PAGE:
H.G. Bissinger‘s Friday Night Lights is widely considered not only one of the best American football books, but one of the greatest books on sport ever written. It tells the remarkable tale of the 1988 Permian Panthers, a high school Texas football team who made a run to the state championship.
The story of the team’s run to the championship is the focus, but it’s also an absorbing look at football fandom in America, especially high school football in small towns where the Friday night games are practically a mandatory viewing for anyone that considers themselves a part of the community.
The book was so successful that it was adapted into the 2004 film of the same name starring Billy Bob Thornton, before a TV series was created starring Kyle Chandler which had a successful run from 2006-2011. One would think the story has been adapted enough times and told very well, but Universal would perhaps disagree.
Why? Because the studio has commissioned a new Friday Night Lights movie, and they’ve tapped David Gordon Green (Stronger, Pineapple Express) to direct. The film is not expected to be any sort of sequel or continuation of the TV series, it will be its own thing and once again revolve around a high school football team gunning for the state championship while tackling social conflicts within their small town.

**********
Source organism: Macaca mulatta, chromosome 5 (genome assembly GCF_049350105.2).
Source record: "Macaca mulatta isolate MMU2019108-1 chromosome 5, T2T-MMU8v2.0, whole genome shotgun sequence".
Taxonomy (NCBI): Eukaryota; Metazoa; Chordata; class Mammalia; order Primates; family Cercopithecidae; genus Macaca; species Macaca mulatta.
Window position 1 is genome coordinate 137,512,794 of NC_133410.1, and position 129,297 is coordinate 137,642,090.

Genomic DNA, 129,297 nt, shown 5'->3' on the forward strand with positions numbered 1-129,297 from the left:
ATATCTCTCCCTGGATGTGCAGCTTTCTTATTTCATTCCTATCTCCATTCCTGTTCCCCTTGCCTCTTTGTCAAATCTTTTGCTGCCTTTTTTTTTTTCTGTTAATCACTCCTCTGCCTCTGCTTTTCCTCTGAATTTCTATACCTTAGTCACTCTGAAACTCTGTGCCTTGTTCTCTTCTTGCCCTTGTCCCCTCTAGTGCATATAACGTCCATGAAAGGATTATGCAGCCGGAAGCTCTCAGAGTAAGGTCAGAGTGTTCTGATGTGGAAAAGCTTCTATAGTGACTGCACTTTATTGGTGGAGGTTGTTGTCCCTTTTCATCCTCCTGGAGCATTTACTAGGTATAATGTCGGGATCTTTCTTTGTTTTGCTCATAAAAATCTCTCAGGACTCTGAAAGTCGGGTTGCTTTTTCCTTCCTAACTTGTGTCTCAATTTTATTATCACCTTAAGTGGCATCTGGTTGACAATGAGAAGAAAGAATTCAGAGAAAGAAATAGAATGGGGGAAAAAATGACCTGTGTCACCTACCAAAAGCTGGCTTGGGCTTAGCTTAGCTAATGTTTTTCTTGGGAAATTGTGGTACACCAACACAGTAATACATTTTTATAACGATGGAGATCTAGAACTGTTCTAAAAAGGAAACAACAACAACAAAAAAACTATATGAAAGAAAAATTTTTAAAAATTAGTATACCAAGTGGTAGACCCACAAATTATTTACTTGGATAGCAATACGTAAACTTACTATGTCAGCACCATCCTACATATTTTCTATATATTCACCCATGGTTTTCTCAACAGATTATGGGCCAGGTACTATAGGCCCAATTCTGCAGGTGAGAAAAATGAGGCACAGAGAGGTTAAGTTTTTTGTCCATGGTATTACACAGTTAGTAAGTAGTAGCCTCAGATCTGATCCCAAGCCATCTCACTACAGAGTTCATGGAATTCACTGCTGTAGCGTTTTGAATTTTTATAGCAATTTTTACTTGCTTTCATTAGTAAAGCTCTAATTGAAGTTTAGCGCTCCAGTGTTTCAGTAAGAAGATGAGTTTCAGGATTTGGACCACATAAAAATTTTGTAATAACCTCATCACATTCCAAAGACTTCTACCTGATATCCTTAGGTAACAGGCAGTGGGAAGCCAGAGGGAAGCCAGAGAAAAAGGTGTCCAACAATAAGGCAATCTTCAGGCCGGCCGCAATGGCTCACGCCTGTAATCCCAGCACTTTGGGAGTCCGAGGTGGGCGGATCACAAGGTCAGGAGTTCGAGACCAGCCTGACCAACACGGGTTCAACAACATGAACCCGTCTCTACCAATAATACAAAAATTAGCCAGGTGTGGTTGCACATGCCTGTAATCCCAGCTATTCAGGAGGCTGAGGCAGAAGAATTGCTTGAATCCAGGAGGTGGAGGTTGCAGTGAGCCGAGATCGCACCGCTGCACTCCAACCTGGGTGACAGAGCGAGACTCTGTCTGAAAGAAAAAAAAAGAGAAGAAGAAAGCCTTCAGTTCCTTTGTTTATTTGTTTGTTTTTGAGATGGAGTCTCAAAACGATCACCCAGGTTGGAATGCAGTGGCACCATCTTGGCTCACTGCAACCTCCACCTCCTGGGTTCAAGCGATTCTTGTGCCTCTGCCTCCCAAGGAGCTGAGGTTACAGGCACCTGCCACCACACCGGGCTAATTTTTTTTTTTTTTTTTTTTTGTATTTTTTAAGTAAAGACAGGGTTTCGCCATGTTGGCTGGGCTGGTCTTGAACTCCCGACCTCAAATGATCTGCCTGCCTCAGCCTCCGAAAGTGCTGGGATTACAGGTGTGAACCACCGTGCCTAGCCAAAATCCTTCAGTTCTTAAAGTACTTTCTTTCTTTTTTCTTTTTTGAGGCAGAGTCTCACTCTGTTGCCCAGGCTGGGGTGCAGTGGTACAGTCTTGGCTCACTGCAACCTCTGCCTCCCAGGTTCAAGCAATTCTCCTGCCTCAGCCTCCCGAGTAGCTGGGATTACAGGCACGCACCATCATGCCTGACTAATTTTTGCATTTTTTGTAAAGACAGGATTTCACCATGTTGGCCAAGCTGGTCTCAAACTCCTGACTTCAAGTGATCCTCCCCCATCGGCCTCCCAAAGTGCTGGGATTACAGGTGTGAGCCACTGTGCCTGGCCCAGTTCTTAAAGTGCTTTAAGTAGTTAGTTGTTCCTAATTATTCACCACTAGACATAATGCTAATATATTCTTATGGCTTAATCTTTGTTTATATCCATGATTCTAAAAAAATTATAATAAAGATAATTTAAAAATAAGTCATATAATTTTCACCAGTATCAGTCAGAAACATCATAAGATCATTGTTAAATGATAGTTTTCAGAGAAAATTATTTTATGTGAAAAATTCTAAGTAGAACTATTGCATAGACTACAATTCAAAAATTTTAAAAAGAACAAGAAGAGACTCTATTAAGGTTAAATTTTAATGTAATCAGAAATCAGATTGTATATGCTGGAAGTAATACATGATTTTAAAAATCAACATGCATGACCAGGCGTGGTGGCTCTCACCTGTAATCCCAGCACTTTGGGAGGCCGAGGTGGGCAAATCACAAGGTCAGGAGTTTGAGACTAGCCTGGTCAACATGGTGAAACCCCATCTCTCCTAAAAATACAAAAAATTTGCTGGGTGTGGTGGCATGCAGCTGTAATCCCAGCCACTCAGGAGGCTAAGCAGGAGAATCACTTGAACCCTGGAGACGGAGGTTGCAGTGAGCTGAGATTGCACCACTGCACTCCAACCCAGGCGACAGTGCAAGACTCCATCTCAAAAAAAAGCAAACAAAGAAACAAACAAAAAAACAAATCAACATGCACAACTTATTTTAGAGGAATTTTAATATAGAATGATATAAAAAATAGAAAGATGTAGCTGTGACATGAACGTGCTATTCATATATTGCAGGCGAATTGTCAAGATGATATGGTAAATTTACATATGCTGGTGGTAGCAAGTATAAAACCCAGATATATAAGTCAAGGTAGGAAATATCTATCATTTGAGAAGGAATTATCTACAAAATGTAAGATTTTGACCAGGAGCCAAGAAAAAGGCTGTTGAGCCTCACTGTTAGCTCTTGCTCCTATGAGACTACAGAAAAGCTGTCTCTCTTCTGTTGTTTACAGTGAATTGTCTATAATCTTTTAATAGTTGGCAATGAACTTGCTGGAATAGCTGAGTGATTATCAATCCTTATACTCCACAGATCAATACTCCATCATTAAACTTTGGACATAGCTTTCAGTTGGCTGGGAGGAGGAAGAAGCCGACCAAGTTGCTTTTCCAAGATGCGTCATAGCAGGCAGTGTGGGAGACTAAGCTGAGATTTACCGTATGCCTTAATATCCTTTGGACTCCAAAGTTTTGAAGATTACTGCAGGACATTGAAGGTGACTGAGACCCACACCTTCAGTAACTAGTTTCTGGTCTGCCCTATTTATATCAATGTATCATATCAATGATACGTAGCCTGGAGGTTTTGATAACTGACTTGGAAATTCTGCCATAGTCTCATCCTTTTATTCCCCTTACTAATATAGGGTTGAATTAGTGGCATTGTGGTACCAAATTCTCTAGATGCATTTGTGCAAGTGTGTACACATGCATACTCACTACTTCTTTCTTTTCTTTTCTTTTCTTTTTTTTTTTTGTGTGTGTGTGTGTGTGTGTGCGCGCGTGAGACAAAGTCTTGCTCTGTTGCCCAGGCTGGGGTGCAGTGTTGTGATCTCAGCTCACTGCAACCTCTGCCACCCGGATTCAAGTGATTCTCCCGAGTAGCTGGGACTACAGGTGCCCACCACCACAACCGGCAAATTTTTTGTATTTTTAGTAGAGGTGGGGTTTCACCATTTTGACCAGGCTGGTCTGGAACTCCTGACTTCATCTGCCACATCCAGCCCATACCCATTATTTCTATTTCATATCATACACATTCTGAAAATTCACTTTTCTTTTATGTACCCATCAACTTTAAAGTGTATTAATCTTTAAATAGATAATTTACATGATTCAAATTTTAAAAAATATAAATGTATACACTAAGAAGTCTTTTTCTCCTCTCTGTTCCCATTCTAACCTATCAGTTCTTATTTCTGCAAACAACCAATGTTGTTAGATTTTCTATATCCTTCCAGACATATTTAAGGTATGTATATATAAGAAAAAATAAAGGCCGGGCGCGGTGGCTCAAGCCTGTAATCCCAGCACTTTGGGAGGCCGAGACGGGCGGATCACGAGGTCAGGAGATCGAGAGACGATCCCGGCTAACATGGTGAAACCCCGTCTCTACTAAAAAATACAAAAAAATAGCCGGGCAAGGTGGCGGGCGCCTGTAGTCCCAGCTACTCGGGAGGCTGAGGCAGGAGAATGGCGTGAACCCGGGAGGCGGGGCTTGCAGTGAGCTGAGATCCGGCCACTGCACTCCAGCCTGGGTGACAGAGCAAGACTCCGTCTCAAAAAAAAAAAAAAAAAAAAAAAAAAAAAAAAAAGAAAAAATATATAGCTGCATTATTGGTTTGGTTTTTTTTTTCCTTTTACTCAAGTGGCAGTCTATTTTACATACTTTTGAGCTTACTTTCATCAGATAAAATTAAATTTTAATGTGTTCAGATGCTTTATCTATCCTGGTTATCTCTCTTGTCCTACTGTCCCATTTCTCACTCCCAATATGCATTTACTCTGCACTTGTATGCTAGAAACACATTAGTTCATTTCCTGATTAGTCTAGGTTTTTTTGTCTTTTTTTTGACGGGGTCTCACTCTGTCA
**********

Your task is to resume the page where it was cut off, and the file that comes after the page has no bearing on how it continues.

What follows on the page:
Reportedly, ever since the TV series went off the air in 2011, Universal has been mulling over another adaptation, with one option even including bringing Chandler’s Coach Eric Taylor back for a film version of the story. But instead, this new film will take the story to a whole new setting – but still in Texas – with a new cast.
There has been some speculation that Universal simply had to make a new version in order to keep the rights to the book, which is certainly plausible, and something we saw a few years ago with Fox and the disastrous Fantastic Four.
Either way, Robert Schenkkan (Hacksaw Ridge) has penned the script and Brian Grazer will produce for Imagine Entertainment. It will be a tough ask for Green and co. to match the quality of the previous incarnations of Friday Night Lights, but the source material remains excellent so it’ll be hard for a director of Green’s quality to steer too wrong.